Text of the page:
To accelerate the development of quantum computing, North Carolina State University and IBM are putting the technology in the hands of the the future workforce of the field — college students. New curriculum and research on quantum computing, enabled by IBM’s first university-based quantum computing hub in North America at NC State, is introducing students to the technology that experts say will shape computing in the coming years.
NC State’s Q Hub — formally known as one of IBM’s seven “IBM Q Network Hubs” — was launched at the university in last October as the company’s first quantum computing partnership with a North American university. The hub is primarily a cloud-based portal to IBM’s quantum computing network, open to any researcher or student inspired to set up a project with the next generation of computing.
Quantum computing technology is in its infancy, said Bob Sutor, IBM’s VP of quantum strategy, but the timeline of research suggests a breakthrough within five years, just as many of NC’s State’s current students will enter the workforce.
“This industry is about to explode, and there are only a few programs in the world that will graduate students who are prepared and knowledgeable about quantum computing,” said Dan Stancil, executive director of the IBM Q Hub at NC State. “There’s going to be a real shortage of talent over the next five to 10 years.”
Quantum computing uses qubits, which can hold multiple states simultaneously, rather than the discrete ones and zeros driving the logic of traditional computers, enabling exponentially faster processing speeds.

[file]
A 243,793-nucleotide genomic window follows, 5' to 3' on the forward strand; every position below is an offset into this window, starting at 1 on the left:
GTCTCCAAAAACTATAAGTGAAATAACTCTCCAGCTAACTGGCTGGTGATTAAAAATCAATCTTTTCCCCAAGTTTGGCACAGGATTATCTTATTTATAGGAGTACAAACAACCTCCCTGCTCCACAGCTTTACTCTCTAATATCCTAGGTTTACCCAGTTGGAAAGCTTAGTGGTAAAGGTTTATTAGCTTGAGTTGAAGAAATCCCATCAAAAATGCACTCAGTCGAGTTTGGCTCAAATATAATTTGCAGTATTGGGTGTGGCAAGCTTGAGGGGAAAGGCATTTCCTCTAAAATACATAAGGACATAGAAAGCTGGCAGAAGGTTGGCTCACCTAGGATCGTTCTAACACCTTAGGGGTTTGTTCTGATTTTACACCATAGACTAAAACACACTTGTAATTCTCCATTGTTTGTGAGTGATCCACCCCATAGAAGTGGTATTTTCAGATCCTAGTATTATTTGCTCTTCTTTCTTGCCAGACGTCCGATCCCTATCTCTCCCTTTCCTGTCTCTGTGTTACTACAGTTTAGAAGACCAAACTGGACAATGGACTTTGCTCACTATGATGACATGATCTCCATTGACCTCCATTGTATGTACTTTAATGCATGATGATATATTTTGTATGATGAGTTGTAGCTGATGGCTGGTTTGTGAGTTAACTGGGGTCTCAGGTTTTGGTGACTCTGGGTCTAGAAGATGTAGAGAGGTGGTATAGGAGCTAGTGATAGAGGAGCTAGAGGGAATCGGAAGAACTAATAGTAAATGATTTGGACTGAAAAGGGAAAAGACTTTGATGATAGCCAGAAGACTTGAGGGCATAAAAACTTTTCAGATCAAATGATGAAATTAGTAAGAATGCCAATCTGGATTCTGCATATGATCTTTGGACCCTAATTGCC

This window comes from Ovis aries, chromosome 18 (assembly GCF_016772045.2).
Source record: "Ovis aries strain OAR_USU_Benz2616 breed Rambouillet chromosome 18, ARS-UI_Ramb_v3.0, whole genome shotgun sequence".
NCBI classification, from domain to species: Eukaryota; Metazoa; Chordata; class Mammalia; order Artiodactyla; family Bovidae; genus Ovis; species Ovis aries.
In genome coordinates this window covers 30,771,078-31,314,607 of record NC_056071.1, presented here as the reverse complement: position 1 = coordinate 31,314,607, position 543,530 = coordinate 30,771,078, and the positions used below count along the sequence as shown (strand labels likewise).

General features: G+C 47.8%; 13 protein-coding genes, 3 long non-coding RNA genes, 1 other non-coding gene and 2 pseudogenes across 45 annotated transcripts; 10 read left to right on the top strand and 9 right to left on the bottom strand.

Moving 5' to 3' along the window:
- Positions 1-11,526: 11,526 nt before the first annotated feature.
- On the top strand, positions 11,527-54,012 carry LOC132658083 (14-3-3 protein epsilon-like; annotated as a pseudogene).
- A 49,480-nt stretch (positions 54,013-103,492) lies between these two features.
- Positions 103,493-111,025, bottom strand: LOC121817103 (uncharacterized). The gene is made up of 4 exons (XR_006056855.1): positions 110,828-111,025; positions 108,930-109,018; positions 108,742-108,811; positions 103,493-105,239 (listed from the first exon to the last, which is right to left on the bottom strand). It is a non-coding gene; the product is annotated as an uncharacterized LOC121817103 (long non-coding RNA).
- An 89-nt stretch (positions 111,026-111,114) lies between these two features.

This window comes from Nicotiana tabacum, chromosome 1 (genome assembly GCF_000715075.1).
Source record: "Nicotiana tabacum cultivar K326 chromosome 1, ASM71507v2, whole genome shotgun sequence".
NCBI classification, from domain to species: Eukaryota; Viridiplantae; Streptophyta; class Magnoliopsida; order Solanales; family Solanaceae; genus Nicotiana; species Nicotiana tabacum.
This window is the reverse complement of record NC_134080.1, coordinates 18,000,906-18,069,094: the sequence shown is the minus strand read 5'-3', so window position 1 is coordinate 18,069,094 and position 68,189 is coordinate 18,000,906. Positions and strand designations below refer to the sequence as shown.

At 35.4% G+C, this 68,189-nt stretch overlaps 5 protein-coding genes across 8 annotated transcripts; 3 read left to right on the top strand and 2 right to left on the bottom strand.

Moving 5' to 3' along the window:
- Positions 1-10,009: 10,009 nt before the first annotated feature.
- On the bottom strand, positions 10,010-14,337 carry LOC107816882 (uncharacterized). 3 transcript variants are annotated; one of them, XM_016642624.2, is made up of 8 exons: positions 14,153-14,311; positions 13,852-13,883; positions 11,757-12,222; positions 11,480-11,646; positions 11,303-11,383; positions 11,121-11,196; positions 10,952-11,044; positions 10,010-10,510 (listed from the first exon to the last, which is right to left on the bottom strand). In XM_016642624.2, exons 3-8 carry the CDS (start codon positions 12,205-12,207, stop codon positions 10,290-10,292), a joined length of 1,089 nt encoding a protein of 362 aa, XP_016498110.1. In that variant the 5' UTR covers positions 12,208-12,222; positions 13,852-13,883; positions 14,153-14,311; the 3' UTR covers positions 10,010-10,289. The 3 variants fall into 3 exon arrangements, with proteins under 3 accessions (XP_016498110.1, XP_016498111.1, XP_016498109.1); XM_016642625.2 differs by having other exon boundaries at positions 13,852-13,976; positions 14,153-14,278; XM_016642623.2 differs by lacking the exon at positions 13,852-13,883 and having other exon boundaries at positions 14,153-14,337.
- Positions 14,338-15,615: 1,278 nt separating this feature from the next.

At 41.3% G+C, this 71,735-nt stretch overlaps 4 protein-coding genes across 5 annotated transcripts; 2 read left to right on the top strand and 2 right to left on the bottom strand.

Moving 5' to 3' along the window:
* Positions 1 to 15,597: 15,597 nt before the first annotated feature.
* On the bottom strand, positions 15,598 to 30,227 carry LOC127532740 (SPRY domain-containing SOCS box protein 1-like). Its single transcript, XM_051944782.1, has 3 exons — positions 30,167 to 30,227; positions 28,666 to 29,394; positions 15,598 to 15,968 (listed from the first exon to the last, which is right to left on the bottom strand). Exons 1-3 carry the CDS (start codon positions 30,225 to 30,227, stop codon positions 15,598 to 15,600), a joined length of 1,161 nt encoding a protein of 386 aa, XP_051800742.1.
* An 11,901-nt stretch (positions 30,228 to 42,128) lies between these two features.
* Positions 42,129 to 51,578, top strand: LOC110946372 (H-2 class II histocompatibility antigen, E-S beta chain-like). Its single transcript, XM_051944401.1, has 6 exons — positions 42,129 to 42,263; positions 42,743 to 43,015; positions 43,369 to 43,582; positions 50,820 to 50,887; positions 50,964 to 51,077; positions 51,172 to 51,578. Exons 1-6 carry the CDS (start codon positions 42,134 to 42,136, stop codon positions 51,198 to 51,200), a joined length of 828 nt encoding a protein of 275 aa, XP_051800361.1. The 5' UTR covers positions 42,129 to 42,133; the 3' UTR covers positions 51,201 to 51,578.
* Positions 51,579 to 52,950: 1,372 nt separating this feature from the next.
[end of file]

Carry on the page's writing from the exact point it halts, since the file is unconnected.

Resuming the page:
As part of the partnership between IBM and university, faculty members and researchers are granted access to IBM’s quantum computing network to work on any research or project they choose. For IBM, the benefit is simple — the more people researching and pushing the limits of quantum computing, the faster the technology develops.
“It decentralizes the approach to have local experts that can collaborate as necessary,” Sutor said. “It’s a way of spreading out over the world to have these high-tech centers that will advance quantum computing in just about every way you can think of.”
Several courses offered by the university incorporate the quantum hub and administrators say there are plans to add more. Stancil said students and faculty from a diverse range of disciplines could find uses for the technology, including chemistry, physics, mathematics, computer science and engineering.
“At the lowest level, how you use the system and program the machine is very common across all of these areas,” Stancil said. “How you use the specific applications and programs beyond that may be more specialized. There is a significant, common foundation among how we use the computers that we can all share and interact with.”
Students not enrolled in a class using the quantum hub can independently apply to do research with a faculty member who does. Stancil said the university is also seriously discussing a minor in quantum computing, and considering a master’s degree, but new classes aren’t the only way to incorporate the technology. It can be added to courses that already teach traditional computing, he said.
IBM has also installed quantum hubs at Oxford University in England and institutions in Australia and Japan. Set in the tech-heavy Research Triangle Park in Raleigh, NC State is positioned to take advantage of corporate partnerships locally. The university boasts more than 70 corporate and government partnerships, including its deal with IBM. Stancil says Q Hub is a way to bring those partners together.
“We want to use them to be a focal point for building a university-wide community around quantum computing,” he said. “As we bring in industrial partners to work with us on quantum computing, it will also be a gathering place for interacting there.”
Editor’s correction: There are seven, not five, IBM Q Network Hubs.